Fibrosis is the development of fibrous connective tissue in response to injury or organ damage. Mapping and quantification of fibrosis is a key factor in disease staging and also provides one of the best prognostic indicators of continued organ success. We investigate whether infrared imaging can allow for the rapid mapping and quantification of fibrosis in multiple organs without requiring dyes or stains and furthermore, whether we can extract additional biochemical information predicting rapid fibrosis progression in patients. A high throughput, real-time, Quantum Cascade Laser imaging system will be created for rapid imaging and diagnosis of fibrosis in heart, lung, kidney, and liver tissues. This system will include the ability to map and quantify the extent of fibrosis and include intelligent analysis software capable of automatic flagging of suspect areas. This will be performed as part of a collaborative study on paraffin-embedded unstained tissue that exist in the Mayo Clinic tissue archives.

Mayo collaborator: Dr. Rajeev Chaudhry and others TBD

Faculty Member

Dr. Michael Walsh
Assistant Professor — Materials Science and Biomedical Engineering

Michael Walsh
Using machine learning to identify relationships between complex diseases

Research Project Summary

The human body is a complex system where disease in one part can cause new disease states in other parts of the body. For example, diabetes can cause hypertension, and hypertension may increase the risk of heart disease. Researchers have identified relationships among many such disease states. These relationships may also exist among complex diseases like schizophrenia, Alzheimer's disease, and cancer. Determining these relationships are of paramount importance and can be used for presumed diagnosis, early intervention, and the development of new medicine. The goal of this project is to develop a novel and robust machine learning approach to identify possible relationships among complex disease states by analyzing a multi-view biomedical dataset (e.g., DNA and organ images). Our goal is to accomplish the following three objectives: (1) identify relationships between complex disease states, (2) incorporate and propose machine learning techniques for complex disease prediction, and (3) develop software systems and disseminate those to the scientific community for various uses.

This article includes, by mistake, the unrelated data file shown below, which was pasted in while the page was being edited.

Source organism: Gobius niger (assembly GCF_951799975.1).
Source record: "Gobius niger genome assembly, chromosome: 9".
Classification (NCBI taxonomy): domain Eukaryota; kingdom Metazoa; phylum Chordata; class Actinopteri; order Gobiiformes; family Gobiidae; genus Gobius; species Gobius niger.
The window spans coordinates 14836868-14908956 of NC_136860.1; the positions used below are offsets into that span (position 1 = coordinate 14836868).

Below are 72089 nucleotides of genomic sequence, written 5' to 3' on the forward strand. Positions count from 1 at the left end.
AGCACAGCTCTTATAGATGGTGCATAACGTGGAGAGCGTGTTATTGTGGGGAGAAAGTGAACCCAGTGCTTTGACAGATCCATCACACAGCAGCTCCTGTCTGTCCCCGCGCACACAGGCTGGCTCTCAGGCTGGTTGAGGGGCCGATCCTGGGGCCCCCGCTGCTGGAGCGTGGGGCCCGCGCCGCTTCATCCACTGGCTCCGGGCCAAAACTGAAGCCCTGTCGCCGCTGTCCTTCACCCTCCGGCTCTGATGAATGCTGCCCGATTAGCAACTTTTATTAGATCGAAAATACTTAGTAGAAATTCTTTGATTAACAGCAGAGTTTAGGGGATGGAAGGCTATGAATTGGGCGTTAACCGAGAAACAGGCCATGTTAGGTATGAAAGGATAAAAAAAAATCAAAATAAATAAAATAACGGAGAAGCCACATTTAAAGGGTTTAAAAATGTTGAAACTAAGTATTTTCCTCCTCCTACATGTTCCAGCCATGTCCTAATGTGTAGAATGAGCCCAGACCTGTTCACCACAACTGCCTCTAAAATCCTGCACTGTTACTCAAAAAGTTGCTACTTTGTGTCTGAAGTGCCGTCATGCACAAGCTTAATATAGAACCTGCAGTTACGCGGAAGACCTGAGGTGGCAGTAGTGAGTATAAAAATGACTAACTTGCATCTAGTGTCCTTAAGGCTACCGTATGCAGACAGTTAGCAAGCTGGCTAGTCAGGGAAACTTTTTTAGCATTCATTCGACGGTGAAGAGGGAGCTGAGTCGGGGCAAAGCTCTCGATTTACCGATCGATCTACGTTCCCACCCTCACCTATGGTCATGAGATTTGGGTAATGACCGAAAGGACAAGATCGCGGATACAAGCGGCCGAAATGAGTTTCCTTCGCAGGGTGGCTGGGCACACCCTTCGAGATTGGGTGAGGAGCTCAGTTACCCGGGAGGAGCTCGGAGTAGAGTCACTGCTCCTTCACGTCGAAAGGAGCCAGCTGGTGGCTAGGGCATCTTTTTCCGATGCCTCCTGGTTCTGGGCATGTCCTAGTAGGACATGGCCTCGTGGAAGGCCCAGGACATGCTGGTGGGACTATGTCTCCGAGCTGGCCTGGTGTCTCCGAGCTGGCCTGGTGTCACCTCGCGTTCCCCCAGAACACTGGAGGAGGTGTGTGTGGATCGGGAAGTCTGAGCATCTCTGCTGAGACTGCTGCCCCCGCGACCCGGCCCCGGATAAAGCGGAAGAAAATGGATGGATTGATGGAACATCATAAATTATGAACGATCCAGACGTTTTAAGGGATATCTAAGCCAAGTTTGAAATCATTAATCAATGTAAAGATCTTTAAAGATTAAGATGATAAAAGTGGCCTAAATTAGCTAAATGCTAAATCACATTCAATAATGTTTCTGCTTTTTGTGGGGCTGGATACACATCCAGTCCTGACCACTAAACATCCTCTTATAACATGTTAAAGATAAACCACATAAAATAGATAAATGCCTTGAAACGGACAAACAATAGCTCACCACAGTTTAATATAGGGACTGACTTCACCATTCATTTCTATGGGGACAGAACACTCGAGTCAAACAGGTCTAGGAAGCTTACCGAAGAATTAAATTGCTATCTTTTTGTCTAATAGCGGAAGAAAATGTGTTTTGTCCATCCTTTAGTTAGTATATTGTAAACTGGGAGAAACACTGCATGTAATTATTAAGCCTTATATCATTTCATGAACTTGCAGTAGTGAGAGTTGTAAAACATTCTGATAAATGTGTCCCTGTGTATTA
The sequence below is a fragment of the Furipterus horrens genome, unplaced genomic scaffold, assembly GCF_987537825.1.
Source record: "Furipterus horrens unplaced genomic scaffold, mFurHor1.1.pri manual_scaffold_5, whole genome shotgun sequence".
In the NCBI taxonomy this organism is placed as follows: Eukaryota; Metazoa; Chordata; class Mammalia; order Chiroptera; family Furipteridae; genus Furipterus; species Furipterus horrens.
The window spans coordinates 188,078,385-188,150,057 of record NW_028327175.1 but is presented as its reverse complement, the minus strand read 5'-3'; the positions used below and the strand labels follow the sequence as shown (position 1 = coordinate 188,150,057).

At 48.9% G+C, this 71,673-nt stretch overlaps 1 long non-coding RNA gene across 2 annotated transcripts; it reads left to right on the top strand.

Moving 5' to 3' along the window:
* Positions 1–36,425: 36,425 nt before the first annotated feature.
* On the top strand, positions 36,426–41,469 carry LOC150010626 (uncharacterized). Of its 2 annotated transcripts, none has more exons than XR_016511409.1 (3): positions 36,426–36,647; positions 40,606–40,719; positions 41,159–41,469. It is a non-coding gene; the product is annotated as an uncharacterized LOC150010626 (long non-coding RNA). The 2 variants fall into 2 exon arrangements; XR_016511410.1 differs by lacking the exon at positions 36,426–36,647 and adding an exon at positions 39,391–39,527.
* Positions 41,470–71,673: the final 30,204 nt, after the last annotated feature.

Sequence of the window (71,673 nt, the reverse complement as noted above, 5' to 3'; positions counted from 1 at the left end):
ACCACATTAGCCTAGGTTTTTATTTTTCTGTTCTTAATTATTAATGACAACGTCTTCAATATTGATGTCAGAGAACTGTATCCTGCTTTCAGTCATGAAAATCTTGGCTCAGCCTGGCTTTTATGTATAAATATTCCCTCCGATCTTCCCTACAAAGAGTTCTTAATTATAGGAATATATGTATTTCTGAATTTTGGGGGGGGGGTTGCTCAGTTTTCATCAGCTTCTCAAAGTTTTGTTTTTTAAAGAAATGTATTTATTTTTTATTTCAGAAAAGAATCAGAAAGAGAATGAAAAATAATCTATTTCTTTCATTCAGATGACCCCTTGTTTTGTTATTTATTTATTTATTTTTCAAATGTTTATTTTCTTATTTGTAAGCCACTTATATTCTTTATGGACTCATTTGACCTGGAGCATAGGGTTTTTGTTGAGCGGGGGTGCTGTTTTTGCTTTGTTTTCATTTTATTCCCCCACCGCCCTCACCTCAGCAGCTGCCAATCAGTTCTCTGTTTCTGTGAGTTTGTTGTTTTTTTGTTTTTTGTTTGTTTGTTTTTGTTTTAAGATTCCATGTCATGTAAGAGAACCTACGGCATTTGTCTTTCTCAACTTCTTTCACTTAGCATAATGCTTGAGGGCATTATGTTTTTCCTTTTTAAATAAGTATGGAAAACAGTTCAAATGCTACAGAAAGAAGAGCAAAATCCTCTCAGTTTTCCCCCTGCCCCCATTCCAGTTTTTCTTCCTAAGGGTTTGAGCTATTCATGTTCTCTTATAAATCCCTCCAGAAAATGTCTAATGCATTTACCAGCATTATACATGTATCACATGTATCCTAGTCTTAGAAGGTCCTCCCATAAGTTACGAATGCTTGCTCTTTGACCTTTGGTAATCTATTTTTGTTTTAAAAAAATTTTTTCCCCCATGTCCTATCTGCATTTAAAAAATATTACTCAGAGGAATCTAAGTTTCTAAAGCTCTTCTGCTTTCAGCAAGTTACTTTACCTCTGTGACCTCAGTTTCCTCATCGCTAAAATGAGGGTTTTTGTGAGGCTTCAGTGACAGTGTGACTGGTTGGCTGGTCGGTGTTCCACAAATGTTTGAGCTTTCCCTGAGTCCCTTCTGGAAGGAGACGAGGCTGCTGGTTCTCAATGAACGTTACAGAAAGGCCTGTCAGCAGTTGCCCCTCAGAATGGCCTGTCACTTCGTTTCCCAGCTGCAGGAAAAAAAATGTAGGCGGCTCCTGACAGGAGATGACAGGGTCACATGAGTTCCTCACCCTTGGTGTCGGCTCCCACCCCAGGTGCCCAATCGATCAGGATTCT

Mayo collaborator: Dr. Rajeev Chaudhry

Other collaborator: Dr. Ashad Alam, Tulane University, New Orleans, Louisiana

Faculty Member

Dr. Rakib Islam
Assistant Professor—Computer Science 

Rakib Islam
Using artificial intelligence to diagnose disease

Research Project Summary